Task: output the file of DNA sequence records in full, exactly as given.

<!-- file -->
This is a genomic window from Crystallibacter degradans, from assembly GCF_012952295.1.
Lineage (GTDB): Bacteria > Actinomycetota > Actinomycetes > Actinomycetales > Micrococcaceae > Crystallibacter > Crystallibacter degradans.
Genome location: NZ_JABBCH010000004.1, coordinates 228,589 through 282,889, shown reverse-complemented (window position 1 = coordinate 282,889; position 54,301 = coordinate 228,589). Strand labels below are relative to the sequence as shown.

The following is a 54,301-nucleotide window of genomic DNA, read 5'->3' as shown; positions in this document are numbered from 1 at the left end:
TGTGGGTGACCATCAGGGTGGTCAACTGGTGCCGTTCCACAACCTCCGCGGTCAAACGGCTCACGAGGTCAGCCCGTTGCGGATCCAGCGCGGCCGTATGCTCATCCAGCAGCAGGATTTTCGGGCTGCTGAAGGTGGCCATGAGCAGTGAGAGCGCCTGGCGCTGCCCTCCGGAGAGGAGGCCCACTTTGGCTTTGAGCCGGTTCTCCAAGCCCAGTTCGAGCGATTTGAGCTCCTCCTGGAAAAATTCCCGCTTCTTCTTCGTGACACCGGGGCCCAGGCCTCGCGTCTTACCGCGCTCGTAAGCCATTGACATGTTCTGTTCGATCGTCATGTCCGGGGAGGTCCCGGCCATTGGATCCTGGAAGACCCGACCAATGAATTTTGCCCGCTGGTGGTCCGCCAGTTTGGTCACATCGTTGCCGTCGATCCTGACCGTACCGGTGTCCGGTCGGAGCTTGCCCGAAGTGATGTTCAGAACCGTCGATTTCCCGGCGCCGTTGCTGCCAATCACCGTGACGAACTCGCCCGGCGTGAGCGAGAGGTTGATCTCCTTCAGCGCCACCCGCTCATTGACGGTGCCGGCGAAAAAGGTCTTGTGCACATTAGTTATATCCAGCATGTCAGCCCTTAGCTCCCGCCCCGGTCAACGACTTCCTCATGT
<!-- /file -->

This is a genomic window from Crystallibacter degradans, from assembly GCF_012952295.1.
Lineage (GTDB): Bacteria > Actinomycetota > Actinomycetes > Actinomycetales > Micrococcaceae > Crystallibacter > Crystallibacter degradans.
Genome location: NZ_JABBCH010000004.1, coordinates 228,589 through 282,889, shown reverse-complemented (window position 1 = coordinate 282,889; position 54,301 = coordinate 228,589). Strand labels below are relative to the sequence as shown.

The following is a 54,301-nucleotide window of genomic DNA, read 5'->3' as shown; positions in this document are numbered from 1 at the left end:
TGTGGGTGACCATCAGGGTGGTCAACTGGTGCCGTTCCACAACCTCCGCGGTCAAACGGCTCACGAGGTCAGCCCGTTGCGGATCCAGCGCGGCCGTATGCTCATCCAGCAGCAGGATTTTCGGGCTGCTGAAGGTGGCCATGAGCAGTGAGAGCGCCTGGCGCTGCCCTCCGGAGAGGAGGCCCACTTTGGCTTTGAGCCGGTTCTCCAAGCCCAGTTCGAGCGATTTGAGCTCCTCCTGGAAAAATTCCCGCTTCTTCTTCGTGACACCGGGGCCCAGGCCTCGCGTCTTACCGCGCTCGTAAGCCATTGACATGTTCTGTTCGATCGTCATGTCCGGGGAGGTCCCGGCCATTGGATCCTGGAAGACCCGACCAATGAATTTTGCCCGCTGGTGGTCCGCCAGTTTGGTCACATCGTTGCCGTCGATCCTGACCGTACCGGTGTCCGGTCGGAGCTTGCCCGAAGTGATGTTCAGAACCGTCGATTTCCCGGCGCCGTTGCTGCCAATCACCGTGACGAACTCGCCCGGCGTGAGCGAGAGGTTGATCTCCTTCAGCGCCACCCGCTCATTGACGGTGCCGGCGAAAAAGGTCTTGTGCACATTAGTTATATCCAGCATGTCAGCCCTTAGCTCCCGCCCCGGTCAACGACTTCCTCATGT